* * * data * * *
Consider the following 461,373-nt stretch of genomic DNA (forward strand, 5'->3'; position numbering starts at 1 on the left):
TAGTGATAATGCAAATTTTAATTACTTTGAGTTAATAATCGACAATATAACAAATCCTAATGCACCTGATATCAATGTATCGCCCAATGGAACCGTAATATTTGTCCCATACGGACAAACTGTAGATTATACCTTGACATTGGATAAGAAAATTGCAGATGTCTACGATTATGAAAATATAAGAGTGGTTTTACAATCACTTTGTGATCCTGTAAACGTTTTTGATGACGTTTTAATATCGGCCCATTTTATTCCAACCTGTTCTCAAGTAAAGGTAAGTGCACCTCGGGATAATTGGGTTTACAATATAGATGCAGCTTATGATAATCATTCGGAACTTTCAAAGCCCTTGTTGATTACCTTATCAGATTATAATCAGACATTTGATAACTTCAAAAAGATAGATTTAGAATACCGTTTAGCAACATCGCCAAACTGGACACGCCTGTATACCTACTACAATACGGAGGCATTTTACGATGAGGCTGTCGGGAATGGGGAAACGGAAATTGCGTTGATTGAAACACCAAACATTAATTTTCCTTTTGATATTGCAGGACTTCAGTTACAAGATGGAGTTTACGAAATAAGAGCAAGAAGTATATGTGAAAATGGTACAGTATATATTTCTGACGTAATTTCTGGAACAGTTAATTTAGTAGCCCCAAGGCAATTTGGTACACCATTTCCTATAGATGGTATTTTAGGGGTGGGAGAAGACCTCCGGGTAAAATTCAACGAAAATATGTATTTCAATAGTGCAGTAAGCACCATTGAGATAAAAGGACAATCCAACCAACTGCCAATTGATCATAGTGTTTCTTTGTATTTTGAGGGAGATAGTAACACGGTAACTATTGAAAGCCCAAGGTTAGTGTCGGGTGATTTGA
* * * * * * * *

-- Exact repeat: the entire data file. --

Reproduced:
Consider the following 461,373-nt stretch of genomic DNA (forward strand, 5'->3'; position numbering starts at 1 on the left):
TAGTGATAATGCAAATTTTAATTACTTTGAGTTAATAATCGACAATATAACAAATCCTAATGCACCTGATATCAATGTATCGCCCAATGGAACCGTAATATTTGTCCCATACGGACAAACTGTAGATTATACCTTGACATTGGATAAGAAAATTGCAGATGTCTACGATTATGAAAATATAAGAGTGGTTTTACAATCACTTTGTGATCCTGTAAACGTTTTTGATGACGTTTTAATATCGGCCCATTTTATTCCAACCTGTTCTCAAGTAAAGGTAAGTGCACCTCGGGATAATTGGGTTTACAATATAGATGCAGCTTATGATAATCATTCGGAACTTTCAAAGCCCTTGTTGATTACCTTATCAGATTATAATCAGACATTTGATAACTTCAAAAAGATAGATTTAGAATACCGTTTAGCAACATCGCCAAACTGGACACGCCTGTATACCTACTACAATACGGAGGCATTTTACGATGAGGCTGTCGGGAATGGGGAAACGGAAATTGCGTTGATTGAAACACCAAACATTAATTTTCCTTTTGATATTGCAGGACTTCAGTTACAAGATGGAGTTTACGAAATAAGAGCAAGAAGTATATGTGAAAATGGTACAGTATATATTTCTGACGTAATTTCTGGAACAGTTAATTTAGTAGCCCCAAGGCAATTTGGTACACCATTTCCTATAGATGGTATTTTAGGGGTGGGAGAAGACCTCCGGGTAAAATTCAACGAAAATATGTATTTCAATAGTGCAGTAAGCACCATTGAGATAAAAGGACAATCCAACCAACTGCCAATTGATCATAGTGTTTCTTTGTATTTTGAGGGAGATAGTAACACGGTAACTATTGAAAGCCCAAGGTTAGTGTCGGGTGATTTGA